Recent research conducted at the Menlo Park office of the U.S. Geological Survey indicates the proposed Saltworks Project site in Redwood City is currently subject to a significant amount of flood risk - which will increase dramatically as sea levels rise further.
This map was created by Noah Knowles at USGS and shows a color-coded representation of areas vulnerable to inundation by average 100-year high-water levels for given amounts of sea level rise. I merely added an additional layer to the map depicting the location of the proposed Saltworks Project, as shown in orange. Dr. Knowles' original maps and supporting peer-reviewed paper, published in 2010, can be found here. If you're having trouble viewing this map this file can be opened directly in Google Earth.
Areas subject to inundation under corresponding increases in sea level rise (SLR)
- no SLR
- 50cm SLR
- 100cm SLR
- 150cm SLR
- Proposed Saltworks Project
- note: 50 cm ~ 20 inches
It is important to note that areas designated as wetlands in the NLCD01 dataset are excluded from this map. This includes a majority of the tidal wetlands and salt ponds in the South Bay, including a majority of the proposed Saltworks Project site. Had these been included they would likely be shaded in blue, which include areas that are inundated or vulnerable to inundation under existing conditions.
Areas of potential inundation include land protected by levees and areas that flood at least once every 100 years, on average. Areas currently behind levees would be inundated only if those levees fail. Regions shaded turquoise, yellow and red represent vulnerable areas in the event of increases corresponding to 50, 100 and 150 centimeters (cm), respectively. Dr. Knowles' research did not include forecasts of when the various amounts of sea level rise will occur but notes that projections from other studies indicate a minimum of 50 cm of sea level rise to a maximum of 200 cm is likely to occur by 2100.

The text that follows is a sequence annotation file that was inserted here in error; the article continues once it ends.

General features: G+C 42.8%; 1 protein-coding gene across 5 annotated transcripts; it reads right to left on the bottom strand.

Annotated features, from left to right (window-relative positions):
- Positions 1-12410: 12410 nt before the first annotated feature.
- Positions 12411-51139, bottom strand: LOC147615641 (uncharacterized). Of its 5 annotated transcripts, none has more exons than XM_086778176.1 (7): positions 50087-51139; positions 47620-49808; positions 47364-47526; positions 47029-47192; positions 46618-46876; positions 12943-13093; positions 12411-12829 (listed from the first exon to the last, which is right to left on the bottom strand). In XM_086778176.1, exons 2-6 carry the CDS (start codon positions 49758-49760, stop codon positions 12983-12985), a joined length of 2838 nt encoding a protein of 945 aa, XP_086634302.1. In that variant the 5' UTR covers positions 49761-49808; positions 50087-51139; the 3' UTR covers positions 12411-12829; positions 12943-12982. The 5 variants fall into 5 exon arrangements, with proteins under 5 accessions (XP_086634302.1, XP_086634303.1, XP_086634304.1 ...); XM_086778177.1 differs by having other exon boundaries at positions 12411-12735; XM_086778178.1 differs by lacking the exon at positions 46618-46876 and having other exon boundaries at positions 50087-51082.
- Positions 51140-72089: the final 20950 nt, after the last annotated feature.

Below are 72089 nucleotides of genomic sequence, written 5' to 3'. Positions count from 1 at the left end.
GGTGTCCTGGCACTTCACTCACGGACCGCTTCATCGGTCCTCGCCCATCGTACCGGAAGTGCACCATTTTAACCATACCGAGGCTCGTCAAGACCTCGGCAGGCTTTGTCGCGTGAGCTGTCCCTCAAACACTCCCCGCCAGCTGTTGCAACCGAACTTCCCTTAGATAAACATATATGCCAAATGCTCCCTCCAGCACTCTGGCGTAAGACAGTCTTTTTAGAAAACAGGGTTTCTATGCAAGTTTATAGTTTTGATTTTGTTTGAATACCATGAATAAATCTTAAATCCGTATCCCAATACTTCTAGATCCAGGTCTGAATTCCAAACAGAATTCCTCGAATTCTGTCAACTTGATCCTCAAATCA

Under current proposals for the Saltworks Project, developers plan on filling large portions of the salt ponds and creating sizable levees to protect homes planned for the site. This not only represents a huge loss of relatively easy to restore habitat and a level of Bay infill not seen since the early 1960s but would increase flood risk in other parts of the Bay. Filling of this site would result in the loss of former tidal wetland habitat suitable for storage of flood waters during storm surges or the gradual advance of rising sea levels. This ability to buffer flood risk is referred to as as flood storage capacity and is an additional ecological service provided by this site and other undeveloped sites along the Bay. During tidal storm surges or tsunamis water must go somewhere and without areas capable of withstanding periodic inundation this water will be forced towards other areas, such as nearby East Palo Alto, which is already subject to periodic flooding.
This USGS map likely represents the most scientifically defensible projection of sea level rise in the Bay Area, based on 100-year projections of hourly water levels using a model that has been proven to be applicable for hydrodynamic modeling of the San Francisco Estuary. This research was funded by the California Energy Commission's Public Interest Energy Research (PEIR) Program through the California Climate Change Center at Scripps Institute of Oceanography and by the CALFED Science Program CASCaDE Project.